(1) honors the 50th anniversary of ``Kind of Blue'' and 
     recognizes the unique contribution the album has made to 
     American jazz;
       (2) directs the Clerk of the House of Representatives to 
     transmit enrolled copies of this resolution to Columbia 
       (3) encourages the United States Government to take all 
     appropriate steps to preserve and advance the art form of 
     jazz music;
       (4) recommits itself to ensuring that musical artists such 
     as Miles Davis and his Sextet receive fair protection under 
     the copyright laws of the United States for their 
     contributions to culture in the United States; and
       (5) reaffirms the status of jazz as a national treasure.

  The SPEAKER pro tempore. Pursuant to the rule, the gentleman from 
Michigan (Mr. Conyers) and the gentleman from Texas (Mr. Smith) each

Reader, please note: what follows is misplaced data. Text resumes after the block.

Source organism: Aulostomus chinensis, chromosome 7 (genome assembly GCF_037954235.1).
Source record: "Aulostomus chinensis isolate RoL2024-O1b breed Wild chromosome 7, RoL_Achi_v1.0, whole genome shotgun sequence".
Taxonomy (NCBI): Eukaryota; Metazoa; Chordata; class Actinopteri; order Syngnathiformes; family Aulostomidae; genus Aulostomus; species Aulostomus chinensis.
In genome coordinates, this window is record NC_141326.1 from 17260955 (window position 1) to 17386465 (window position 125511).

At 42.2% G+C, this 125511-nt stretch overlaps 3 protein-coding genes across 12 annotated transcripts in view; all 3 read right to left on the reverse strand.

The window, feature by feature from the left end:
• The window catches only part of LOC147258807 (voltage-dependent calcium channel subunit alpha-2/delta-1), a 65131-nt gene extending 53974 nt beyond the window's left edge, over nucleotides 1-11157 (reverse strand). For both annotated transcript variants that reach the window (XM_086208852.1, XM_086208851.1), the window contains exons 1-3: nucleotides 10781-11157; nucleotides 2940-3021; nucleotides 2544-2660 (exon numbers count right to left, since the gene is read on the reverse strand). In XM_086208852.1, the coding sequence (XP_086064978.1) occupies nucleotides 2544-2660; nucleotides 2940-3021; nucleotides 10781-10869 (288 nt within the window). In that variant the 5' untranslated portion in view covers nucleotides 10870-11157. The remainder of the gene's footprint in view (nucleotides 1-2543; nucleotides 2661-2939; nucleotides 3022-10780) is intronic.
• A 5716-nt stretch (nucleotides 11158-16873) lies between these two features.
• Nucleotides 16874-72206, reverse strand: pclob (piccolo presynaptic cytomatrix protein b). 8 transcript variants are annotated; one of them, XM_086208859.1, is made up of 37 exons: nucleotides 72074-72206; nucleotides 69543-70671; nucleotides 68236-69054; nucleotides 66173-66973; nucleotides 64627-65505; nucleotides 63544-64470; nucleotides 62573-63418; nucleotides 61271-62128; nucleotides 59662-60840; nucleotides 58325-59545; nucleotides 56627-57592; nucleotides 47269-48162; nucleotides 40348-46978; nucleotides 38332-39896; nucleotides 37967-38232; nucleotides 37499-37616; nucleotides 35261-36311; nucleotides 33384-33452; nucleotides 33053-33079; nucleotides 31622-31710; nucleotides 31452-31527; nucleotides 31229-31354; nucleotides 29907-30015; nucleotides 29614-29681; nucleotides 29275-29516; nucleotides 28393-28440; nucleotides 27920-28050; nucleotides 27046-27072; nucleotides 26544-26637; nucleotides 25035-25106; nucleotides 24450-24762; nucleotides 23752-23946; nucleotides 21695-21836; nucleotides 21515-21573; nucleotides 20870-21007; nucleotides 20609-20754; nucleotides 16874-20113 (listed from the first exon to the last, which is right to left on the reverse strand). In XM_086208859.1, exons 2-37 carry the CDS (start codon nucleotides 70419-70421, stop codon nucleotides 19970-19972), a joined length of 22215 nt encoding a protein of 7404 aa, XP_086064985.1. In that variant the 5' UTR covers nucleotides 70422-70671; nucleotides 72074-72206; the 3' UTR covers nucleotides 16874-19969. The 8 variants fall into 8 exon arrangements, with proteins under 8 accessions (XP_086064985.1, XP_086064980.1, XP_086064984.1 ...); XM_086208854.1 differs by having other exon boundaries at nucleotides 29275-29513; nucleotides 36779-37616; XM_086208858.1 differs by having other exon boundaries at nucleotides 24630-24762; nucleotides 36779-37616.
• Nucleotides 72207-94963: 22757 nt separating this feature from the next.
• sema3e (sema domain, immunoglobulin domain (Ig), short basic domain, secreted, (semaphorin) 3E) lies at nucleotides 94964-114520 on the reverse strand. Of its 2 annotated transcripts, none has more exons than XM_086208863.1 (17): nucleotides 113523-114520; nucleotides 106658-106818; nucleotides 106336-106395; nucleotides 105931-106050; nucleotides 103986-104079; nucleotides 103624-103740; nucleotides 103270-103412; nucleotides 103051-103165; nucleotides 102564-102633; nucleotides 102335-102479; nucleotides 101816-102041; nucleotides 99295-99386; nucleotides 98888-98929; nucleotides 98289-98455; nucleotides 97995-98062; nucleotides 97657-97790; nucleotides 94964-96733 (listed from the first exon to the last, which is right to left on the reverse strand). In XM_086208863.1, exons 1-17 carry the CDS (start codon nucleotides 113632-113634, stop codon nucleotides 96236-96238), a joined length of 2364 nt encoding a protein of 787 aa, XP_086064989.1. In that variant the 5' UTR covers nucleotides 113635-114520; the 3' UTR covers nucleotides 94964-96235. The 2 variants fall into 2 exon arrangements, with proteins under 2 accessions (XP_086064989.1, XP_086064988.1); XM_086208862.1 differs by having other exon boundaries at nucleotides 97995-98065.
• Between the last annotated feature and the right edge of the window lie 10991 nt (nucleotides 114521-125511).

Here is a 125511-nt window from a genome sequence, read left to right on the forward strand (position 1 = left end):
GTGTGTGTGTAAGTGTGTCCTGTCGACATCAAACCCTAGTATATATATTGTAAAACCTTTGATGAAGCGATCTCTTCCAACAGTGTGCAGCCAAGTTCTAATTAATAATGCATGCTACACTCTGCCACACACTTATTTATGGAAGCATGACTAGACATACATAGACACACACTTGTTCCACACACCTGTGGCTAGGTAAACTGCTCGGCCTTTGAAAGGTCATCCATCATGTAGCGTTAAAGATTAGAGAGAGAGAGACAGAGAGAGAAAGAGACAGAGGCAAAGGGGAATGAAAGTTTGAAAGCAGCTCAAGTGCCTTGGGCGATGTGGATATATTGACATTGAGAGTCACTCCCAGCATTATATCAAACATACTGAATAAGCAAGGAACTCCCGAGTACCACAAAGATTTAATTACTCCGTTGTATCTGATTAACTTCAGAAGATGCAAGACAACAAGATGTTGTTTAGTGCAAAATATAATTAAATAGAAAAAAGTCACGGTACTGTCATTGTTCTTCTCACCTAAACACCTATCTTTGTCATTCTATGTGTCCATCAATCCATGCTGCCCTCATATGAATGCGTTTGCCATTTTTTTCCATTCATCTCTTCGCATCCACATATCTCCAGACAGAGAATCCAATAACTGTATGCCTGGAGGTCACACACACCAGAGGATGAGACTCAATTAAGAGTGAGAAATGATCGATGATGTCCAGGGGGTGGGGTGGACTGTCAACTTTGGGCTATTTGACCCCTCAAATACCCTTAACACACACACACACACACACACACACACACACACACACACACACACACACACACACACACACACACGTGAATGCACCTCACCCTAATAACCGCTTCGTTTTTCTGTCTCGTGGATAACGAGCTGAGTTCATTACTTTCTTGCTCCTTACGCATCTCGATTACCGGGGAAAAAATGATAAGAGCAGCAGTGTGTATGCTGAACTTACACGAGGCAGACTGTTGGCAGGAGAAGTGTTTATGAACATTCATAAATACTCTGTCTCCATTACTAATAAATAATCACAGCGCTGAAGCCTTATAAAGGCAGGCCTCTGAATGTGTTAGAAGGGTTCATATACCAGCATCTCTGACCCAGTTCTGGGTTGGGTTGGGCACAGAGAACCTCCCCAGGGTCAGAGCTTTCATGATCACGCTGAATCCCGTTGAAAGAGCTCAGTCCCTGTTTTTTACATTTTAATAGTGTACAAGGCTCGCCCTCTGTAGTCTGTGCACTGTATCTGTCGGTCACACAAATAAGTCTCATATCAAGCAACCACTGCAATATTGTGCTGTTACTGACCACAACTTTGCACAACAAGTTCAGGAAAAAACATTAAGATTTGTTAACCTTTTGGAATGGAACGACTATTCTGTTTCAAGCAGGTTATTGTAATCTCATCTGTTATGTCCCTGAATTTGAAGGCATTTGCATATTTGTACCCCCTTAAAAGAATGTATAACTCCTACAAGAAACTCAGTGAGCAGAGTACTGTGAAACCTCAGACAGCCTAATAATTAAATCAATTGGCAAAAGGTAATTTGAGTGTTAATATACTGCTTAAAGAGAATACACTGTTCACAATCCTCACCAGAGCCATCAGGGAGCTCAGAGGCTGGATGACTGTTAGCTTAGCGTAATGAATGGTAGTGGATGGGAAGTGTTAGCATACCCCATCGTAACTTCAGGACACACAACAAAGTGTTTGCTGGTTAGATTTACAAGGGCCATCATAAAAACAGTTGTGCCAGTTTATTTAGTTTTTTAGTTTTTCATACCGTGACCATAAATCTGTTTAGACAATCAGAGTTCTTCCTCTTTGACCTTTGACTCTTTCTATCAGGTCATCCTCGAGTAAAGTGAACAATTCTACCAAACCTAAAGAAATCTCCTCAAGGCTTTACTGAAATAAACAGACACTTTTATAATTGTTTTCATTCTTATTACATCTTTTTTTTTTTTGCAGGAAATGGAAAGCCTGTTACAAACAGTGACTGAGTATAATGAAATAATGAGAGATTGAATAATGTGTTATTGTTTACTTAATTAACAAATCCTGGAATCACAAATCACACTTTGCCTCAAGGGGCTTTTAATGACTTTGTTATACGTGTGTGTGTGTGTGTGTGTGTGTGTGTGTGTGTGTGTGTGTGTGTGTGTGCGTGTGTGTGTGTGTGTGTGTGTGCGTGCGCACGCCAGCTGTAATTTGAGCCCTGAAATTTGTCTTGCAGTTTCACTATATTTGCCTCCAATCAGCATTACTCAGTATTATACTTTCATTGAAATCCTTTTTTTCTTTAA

will control 20 minutes.
  The Chair recognizes the gentleman from Michigan.

                             General Leave

  Mr. CONYERS. Mr. Speaker, I ask unanimous consent that all Members 
have 5 legislative days to revise and extend their remarks and include 
extraneous material on the resolution under consideration.
  The SPEAKER pro tempore. Is there objection to the request of the 
gentleman from Michigan?
  There was no objection.
  Mr. CONYERS. Mr. Speaker, I yield myself such time as I may consume.
  Today we honor Miles Davis, the trumpet player, and his sextet, 
recognizing the 50th year of the recording of one of the legendary jazz 
tunes, one of the most important too of the 20th century, that was an 
album called ``Kind of Blue.'' It was recorded in New York, a Manhattan 
church turned recording studio--and there were six other people with 
Miles Davis: John Coltrane; Julian ``Cannonball'' Adderley; Bill Evans 
and Wynton Kelly, pianists; Paul Chambers, bass; Jimmy Cobb, the 
drummer--and made musical history and changed the artistic landscape of 
this country and in some ways the world.
  At the Congressional Black Caucus event this past September, we 
honored the only living artist of that recording date, Jimmy Cobb, the 
drummer, who was there and who performed, as a matter of fact. It was a 
great time for a great event that occurred 50 years ago.
  The reason that it was great was that each one of these artists--